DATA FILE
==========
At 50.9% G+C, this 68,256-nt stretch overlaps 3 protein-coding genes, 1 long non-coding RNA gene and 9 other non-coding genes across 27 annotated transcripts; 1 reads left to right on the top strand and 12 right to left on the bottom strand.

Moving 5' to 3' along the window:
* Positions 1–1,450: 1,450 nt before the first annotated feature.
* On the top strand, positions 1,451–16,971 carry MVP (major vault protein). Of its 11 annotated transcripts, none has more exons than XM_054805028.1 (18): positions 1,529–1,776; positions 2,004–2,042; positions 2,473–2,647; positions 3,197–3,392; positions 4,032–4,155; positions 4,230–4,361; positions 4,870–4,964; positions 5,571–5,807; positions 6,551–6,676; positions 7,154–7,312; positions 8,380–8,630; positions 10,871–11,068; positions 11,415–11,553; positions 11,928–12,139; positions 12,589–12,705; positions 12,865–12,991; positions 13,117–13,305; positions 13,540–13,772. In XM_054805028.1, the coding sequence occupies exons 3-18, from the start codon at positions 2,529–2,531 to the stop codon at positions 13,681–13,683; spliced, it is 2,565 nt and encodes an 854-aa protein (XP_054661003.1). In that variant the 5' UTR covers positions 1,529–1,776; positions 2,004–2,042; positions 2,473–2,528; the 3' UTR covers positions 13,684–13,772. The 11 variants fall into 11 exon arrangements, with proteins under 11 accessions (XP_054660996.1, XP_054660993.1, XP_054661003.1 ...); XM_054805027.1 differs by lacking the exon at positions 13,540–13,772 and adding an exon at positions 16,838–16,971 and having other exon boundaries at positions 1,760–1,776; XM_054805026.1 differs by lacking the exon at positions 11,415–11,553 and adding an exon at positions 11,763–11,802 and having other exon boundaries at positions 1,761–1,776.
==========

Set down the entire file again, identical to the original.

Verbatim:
At 50.9% G+C, this 68,256-nt stretch overlaps 3 protein-coding genes, 1 long non-coding RNA gene and 9 other non-coding genes across 27 annotated transcripts; 1 reads left to right on the top strand and 12 right to left on the bottom strand.

Moving 5' to 3' along the window:
* Positions 1–1,450: 1,450 nt before the first annotated feature.
* On the top strand, positions 1,451–16,971 carry MVP (major vault protein). Of its 11 annotated transcripts, none has more exons than XM_054805028.1 (18): positions 1,529–1,776; positions 2,004–2,042; positions 2,473–2,647; positions 3,197–3,392; positions 4,032–4,155; positions 4,230–4,361; positions 4,870–4,964; positions 5,571–5,807; positions 6,551–6,676; positions 7,154–7,312; positions 8,380–8,630; positions 10,871–11,068; positions 11,415–11,553; positions 11,928–12,139; positions 12,589–12,705; positions 12,865–12,991; positions 13,117–13,305; positions 13,540–13,772. In XM_054805028.1, the coding sequence occupies exons 3-18, from the start codon at positions 2,529–2,531 to the stop codon at positions 13,681–13,683; spliced, it is 2,565 nt and encodes an 854-aa protein (XP_054661003.1). In that variant the 5' UTR covers positions 1,529–1,776; positions 2,004–2,042; positions 2,473–2,528; the 3' UTR covers positions 13,684–13,772. The 11 variants fall into 11 exon arrangements, with proteins under 11 accessions (XP_054660996.1, XP_054660993.1, XP_054661003.1 ...); XM_054805027.1 differs by lacking the exon at positions 13,540–13,772 and adding an exon at positions 16,838–16,971 and having other exon boundaries at positions 1,760–1,776; XM_054805026.1 differs by lacking the exon at positions 11,415–11,553 and adding an exon at positions 11,763–11,802 and having other exon boundaries at positions 1,761–1,776.